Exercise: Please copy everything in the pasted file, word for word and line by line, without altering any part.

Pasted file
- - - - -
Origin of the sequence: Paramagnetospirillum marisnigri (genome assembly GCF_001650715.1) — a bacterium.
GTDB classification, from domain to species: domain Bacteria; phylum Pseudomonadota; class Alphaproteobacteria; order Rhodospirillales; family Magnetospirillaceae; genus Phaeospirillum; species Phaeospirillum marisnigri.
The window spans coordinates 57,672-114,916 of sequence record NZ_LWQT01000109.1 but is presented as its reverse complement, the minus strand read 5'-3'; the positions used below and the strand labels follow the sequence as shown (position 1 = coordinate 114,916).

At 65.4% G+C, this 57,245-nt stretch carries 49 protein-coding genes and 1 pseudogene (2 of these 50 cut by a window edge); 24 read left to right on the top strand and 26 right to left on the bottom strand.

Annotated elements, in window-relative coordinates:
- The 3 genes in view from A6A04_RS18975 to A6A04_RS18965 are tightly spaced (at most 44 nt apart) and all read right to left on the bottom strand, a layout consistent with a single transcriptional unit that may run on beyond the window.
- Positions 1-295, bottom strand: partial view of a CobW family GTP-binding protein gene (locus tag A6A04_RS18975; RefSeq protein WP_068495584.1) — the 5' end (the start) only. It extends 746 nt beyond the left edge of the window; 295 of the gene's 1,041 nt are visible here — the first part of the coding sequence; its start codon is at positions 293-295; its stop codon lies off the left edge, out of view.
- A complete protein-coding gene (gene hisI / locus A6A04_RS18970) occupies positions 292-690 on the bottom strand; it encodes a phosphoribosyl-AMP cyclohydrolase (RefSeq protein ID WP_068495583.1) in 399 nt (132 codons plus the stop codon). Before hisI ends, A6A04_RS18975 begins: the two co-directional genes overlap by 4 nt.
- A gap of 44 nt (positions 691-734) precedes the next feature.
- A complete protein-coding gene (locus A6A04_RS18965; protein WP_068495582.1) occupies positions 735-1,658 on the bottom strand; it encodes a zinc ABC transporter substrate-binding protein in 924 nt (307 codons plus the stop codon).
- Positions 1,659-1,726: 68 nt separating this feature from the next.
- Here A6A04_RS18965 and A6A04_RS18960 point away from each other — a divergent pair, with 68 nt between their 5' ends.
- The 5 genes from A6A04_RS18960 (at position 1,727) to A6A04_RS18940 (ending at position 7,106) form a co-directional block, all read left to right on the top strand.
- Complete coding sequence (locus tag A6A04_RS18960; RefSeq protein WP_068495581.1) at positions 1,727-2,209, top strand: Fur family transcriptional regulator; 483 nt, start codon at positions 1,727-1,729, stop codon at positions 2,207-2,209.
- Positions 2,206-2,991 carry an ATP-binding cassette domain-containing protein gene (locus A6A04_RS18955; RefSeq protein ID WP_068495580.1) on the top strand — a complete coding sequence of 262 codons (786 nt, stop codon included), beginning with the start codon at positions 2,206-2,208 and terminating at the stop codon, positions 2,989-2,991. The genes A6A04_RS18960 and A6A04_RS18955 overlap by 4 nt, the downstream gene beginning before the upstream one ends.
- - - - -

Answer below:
Origin of the sequence: Paramagnetospirillum marisnigri (genome assembly GCF_001650715.1) — a bacterium.
GTDB classification, from domain to species: domain Bacteria; phylum Pseudomonadota; class Alphaproteobacteria; order Rhodospirillales; family Magnetospirillaceae; genus Phaeospirillum; species Phaeospirillum marisnigri.
The window spans coordinates 57,672-114,916 of sequence record NZ_LWQT01000109.1 but is presented as its reverse complement, the minus strand read 5'-3'; the positions used below and the strand labels follow the sequence as shown (position 1 = coordinate 114,916).

At 65.4% G+C, this 57,245-nt stretch carries 49 protein-coding genes and 1 pseudogene (2 of these 50 cut by a window edge); 24 read left to right on the top strand and 26 right to left on the bottom strand.

Annotated elements, in window-relative coordinates:
- The 3 genes in view from A6A04_RS18975 to A6A04_RS18965 are tightly spaced (at most 44 nt apart) and all read right to left on the bottom strand, a layout consistent with a single transcriptional unit that may run on beyond the window.
- Positions 1-295, bottom strand: partial view of a CobW family GTP-binding protein gene (locus tag A6A04_RS18975; RefSeq protein WP_068495584.1) — the 5' end (the start) only. It extends 746 nt beyond the left edge of the window; 295 of the gene's 1,041 nt are visible here — the first part of the coding sequence; its start codon is at positions 293-295; its stop codon lies off the left edge, out of view.
- A complete protein-coding gene (gene hisI / locus A6A04_RS18970) occupies positions 292-690 on the bottom strand; it encodes a phosphoribosyl-AMP cyclohydrolase (RefSeq protein ID WP_068495583.1) in 399 nt (132 codons plus the stop codon). Before hisI ends, A6A04_RS18975 begins: the two co-directional genes overlap by 4 nt.
- A gap of 44 nt (positions 691-734) precedes the next feature.
- A complete protein-coding gene (locus A6A04_RS18965; protein WP_068495582.1) occupies positions 735-1,658 on the bottom strand; it encodes a zinc ABC transporter substrate-binding protein in 924 nt (307 codons plus the stop codon).
- Positions 1,659-1,726: 68 nt separating this feature from the next.
- Here A6A04_RS18965 and A6A04_RS18960 point away from each other — a divergent pair, with 68 nt between their 5' ends.
- The 5 genes from A6A04_RS18960 (at position 1,727) to A6A04_RS18940 (ending at position 7,106) form a co-directional block, all read left to right on the top strand.
- Complete coding sequence (locus tag A6A04_RS18960; RefSeq protein WP_068495581.1) at positions 1,727-2,209, top strand: Fur family transcriptional regulator; 483 nt, start codon at positions 1,727-1,729, stop codon at positions 2,207-2,209.
- Positions 2,206-2,991 carry an ATP-binding cassette domain-containing protein gene (locus A6A04_RS18955; RefSeq protein ID WP_068495580.1) on the top strand — a complete coding sequence of 262 codons (786 nt, stop codon included), beginning with the start codon at positions 2,206-2,208 and terminating at the stop codon, positions 2,989-2,991. The genes A6A04_RS18960 and A6A04_RS18955 overlap by 4 nt, the downstream gene beginning before the upstream one ends.